Online Exhibition - Beauty and Power
Alternative Arts presents ten black artists who have been invited to exhibit their photography at the Brady Arts Centre during Black History Month. Covid confinement has inspired a series of stunning portraits and observations about Motherhood, Superheroes, Identity and Rituals past and present. The show is a celebration of black culture, perception and moving personal experience. The exhibition is also on display at the Brady Arts Centre from 1–27 October.
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The artists behind the art
Bettina Adela - Black Lives Matter
These moments were captured during the Black Lives Matter March for Libya which took place in London, July 2016. The peaceful protest saw hundreds of people in attendance all in support of making a human rights stand and saying NO to slavery.
Asiko - The Hero that Looks Like Me
In 2018 I worked with a Talent agency on a campaign about representation and young black children.
We created a series of portraits inspired by the movie posters of Marvel's Black Panther. The images highlight how representation matters for black ethnic minorities by photographing children as the Marvel characters from the film.
The message of the shoot was to empower young black girls and boys by seeing themselves as superheroes in the mainstream media and knowing they can aspire to greater heights. There is nothing more powerful than seeing someone who looks like you on the big screen.
Denise Ebanks - The Lifetime Between Us
His voice was deep and smooth as silk. Draped in heavy, chunky gold and diamond jewellery he designed and made himself.
All gone now. He was loved by all, especially me. Dad worked in Hatton Garden when I was young and he used to take me to work with him. I adored my Dad.
When we were growing up he used to play the guitar for us and recite poetry he had learned from school. Dad and I were inseparable back then. When did it change? When did it change back?
Adaeze Ihebom - Cultural Identity
This series of images was inspired by 'Things fall Apart' by Chinua Achebe which traces the evolution of family identity from pre-colonial, through colonial and post-colonial times.
In this set of self-portraits, I performatively explore women from various periods of history. As fictional characters I construct their identities through costume, performance and the act of naming and dating the images.
Dexter McLean - The Community of Tower Avenue, Kingston, Jamaica
A set of black and white portraits capturing the people of Olympic Gardens in Tower Avenue, Kingston, the town where I was born.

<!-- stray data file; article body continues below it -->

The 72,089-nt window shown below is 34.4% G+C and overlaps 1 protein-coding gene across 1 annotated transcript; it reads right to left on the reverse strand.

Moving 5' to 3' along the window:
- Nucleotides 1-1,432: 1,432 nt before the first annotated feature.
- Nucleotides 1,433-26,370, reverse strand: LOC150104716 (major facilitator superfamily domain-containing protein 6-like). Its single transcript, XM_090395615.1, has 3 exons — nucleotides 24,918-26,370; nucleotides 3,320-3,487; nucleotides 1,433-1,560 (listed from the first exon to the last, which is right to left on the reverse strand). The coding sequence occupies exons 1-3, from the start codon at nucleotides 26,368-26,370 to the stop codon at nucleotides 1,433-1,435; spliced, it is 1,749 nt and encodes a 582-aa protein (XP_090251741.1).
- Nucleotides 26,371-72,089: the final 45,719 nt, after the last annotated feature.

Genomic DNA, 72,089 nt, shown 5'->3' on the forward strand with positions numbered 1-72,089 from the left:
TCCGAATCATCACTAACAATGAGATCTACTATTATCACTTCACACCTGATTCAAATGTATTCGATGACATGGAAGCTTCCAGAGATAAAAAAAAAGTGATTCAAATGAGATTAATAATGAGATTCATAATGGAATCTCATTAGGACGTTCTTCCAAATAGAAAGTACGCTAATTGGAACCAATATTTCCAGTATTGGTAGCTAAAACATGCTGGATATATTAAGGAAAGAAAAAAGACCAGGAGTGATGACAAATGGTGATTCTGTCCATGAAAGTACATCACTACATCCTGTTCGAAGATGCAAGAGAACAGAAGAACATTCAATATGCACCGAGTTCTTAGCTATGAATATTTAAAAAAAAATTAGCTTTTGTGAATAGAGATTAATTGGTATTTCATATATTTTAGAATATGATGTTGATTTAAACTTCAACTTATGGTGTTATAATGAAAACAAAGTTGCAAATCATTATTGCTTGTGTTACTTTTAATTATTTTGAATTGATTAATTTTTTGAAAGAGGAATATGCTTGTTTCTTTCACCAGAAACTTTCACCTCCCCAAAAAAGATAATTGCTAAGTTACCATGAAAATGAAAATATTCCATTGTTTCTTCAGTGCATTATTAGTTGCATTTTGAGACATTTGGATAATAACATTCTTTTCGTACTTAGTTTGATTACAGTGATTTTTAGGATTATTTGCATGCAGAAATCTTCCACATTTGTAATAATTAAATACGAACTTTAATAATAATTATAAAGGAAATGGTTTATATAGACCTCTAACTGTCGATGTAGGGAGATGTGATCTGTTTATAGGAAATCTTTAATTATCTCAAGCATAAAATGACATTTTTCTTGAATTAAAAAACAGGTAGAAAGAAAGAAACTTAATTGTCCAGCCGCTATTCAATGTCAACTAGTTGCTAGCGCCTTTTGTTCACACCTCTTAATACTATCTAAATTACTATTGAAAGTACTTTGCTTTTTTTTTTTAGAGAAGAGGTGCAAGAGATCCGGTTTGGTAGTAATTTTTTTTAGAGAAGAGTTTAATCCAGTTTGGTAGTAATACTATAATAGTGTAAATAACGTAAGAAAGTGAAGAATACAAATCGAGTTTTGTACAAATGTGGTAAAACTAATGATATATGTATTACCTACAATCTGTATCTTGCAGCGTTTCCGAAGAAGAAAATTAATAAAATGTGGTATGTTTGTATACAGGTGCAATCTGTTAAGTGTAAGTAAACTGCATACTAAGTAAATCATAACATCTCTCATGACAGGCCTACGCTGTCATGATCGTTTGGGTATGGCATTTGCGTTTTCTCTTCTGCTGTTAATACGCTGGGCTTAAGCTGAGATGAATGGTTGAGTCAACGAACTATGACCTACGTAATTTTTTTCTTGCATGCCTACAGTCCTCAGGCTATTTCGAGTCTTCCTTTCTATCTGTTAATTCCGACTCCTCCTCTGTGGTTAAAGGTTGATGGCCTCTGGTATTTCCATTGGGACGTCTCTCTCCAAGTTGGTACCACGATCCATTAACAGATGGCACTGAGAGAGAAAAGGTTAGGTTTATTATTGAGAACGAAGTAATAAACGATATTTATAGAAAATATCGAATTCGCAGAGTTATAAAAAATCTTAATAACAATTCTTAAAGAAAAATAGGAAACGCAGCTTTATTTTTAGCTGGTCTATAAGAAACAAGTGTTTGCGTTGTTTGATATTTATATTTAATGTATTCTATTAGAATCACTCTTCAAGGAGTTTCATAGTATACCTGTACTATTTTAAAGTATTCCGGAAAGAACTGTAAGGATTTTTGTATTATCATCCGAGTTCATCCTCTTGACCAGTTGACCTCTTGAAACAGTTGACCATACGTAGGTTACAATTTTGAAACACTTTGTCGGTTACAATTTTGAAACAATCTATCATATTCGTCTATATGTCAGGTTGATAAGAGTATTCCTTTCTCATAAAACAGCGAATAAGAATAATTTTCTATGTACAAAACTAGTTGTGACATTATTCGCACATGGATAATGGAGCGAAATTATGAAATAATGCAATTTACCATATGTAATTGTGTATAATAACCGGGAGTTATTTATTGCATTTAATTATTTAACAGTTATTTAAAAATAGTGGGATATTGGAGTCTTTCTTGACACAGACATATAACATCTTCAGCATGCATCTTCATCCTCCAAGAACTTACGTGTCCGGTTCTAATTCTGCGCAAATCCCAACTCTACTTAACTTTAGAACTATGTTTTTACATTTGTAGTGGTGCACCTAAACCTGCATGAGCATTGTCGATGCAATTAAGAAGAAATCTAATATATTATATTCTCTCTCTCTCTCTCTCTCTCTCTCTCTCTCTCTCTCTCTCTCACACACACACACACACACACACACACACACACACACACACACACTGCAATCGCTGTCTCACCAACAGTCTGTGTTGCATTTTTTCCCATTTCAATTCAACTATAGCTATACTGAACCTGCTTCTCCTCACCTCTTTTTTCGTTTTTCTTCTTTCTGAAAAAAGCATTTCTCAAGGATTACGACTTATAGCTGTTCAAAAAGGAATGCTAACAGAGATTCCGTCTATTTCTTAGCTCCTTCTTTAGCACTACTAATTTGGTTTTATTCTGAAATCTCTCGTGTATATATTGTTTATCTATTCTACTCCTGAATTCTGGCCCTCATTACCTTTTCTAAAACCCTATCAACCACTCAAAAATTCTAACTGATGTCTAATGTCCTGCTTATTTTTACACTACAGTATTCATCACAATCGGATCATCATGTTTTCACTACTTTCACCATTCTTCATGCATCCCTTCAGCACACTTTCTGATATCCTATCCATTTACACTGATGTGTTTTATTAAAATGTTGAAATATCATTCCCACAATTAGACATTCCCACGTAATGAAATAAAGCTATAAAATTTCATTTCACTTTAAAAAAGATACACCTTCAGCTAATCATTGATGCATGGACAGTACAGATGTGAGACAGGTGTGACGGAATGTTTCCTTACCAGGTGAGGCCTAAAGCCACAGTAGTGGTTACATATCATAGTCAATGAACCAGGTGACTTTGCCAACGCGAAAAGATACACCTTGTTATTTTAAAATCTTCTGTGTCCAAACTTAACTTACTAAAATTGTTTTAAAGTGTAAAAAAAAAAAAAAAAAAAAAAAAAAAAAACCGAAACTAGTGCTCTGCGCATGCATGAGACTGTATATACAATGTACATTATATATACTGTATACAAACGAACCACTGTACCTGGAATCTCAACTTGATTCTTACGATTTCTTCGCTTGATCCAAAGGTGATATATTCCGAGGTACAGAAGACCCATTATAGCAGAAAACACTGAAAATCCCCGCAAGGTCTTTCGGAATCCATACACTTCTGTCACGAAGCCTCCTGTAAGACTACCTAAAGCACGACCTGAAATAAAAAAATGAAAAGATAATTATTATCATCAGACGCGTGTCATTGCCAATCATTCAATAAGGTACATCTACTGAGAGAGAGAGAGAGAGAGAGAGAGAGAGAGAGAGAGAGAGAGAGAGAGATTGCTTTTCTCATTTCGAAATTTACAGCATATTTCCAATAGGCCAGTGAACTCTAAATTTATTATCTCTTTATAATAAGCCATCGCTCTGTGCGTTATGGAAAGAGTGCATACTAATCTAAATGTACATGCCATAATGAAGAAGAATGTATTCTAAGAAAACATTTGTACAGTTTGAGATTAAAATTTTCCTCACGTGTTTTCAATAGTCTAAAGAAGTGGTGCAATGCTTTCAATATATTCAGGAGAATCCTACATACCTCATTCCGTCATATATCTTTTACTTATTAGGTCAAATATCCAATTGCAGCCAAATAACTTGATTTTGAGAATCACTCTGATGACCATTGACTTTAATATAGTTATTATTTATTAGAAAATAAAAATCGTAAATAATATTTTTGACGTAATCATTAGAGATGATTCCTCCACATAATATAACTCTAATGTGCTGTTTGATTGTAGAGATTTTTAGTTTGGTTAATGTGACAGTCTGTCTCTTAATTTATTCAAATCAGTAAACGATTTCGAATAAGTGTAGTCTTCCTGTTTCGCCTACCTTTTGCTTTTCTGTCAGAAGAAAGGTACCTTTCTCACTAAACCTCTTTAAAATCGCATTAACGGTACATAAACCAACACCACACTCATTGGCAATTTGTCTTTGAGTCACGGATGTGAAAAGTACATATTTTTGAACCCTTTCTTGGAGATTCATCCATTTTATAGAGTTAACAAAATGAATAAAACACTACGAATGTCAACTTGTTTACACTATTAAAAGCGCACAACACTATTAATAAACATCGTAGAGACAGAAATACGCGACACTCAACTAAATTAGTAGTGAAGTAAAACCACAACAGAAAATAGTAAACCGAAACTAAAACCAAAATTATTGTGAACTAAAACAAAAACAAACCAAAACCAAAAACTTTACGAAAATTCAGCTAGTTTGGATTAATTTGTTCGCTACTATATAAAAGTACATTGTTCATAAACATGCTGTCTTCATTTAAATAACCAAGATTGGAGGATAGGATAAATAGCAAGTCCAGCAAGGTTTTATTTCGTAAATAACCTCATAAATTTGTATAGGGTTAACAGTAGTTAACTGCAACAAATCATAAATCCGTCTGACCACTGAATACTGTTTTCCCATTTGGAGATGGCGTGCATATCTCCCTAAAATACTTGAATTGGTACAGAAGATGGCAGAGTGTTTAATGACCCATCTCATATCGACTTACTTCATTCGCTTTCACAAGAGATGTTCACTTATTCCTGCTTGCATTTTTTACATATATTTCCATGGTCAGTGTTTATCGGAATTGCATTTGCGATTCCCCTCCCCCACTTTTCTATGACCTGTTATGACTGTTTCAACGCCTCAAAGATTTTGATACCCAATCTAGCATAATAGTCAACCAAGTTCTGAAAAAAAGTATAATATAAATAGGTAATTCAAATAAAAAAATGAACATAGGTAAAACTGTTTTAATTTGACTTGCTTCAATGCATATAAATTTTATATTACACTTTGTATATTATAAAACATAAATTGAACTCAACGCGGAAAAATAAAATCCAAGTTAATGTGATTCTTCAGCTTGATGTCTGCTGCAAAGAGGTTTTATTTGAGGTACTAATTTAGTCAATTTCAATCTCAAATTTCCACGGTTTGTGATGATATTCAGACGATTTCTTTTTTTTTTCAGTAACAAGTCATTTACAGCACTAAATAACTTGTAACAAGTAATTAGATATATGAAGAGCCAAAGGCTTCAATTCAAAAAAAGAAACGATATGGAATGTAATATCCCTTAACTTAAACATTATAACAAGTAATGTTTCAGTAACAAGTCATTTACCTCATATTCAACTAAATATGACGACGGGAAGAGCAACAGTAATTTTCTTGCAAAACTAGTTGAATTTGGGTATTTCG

Aisha Northeast - Dualities os a Mixed Race Woman
Black, White, Ugly, Beautiful. These images illustrate the dualities of being mixed race and celebrate individuality in the process.
Olufemi Olaiya - Sisi Eko and the Unsung
Sisi Eko (Lagos Lady) – exploring 1960s fashion in Africa, particularly in Lagos Nigeria, shedding some light on how colonialism influenced the way we dressed, how our sense of style evolved during that decade and our studio photography experience.
The Unsung – Kings African Rifle. These images idolise and shed light on the contributions and sacrifices made in WW1 and WW2 by our gallant African soldiers in the then British African Colonial units who, regardless of their tribe, belief and religion, fought alongside other indigenous communities and volunteers to protect the British Empire and interests.
Most importantly they fought for their motherland and dignity. Yet are hardly spoken of or celebrated as one might expect.
Keleenna Onjeaka - Re-visualising my Identity
'Looking Back' are portraits that serve as a timeline of male Igbo fashion from more than 100 years ago.
Banye (Aggressive) is an intuitive and playful attempt at creating masquerade aesthetic.
Contemporary Diasporic Masquerade – Growing up Masquerades were a unique representation of my Igbo culture which I have rediscovered through a process of creating playful images.
Dola Posh - Omo Mi - my Child
Omo Mi – ‘my child’. This series explores the delicate and life-changing experience of being a new mother. After relocating to the UK, the photographer struggled to find her feet, resulting in loneliness, weight loss and a decline in her mental health.
Due to this she found she was unable to have a child. But just before she started treatment she got the most wonderful news that she was with child.
From then on she began documenting her pregnancy journey, motherhood and promises to celebrate her daughter every day. She has now dedicated this project to her.
Shainy Vilo - Self-love, Grounding and Growth
Based in Britain the French black multidisciplinary artist Shainy Vilo is currently focusing on photography to document and explore identities surrounding them.
260421 is an experimental video project which was inspired by their own ritual performed for the super pink full moon on 26 April 2021. This short project reflects on releasing self-love, grounding and growth whilst in gratitude to the elements and nature.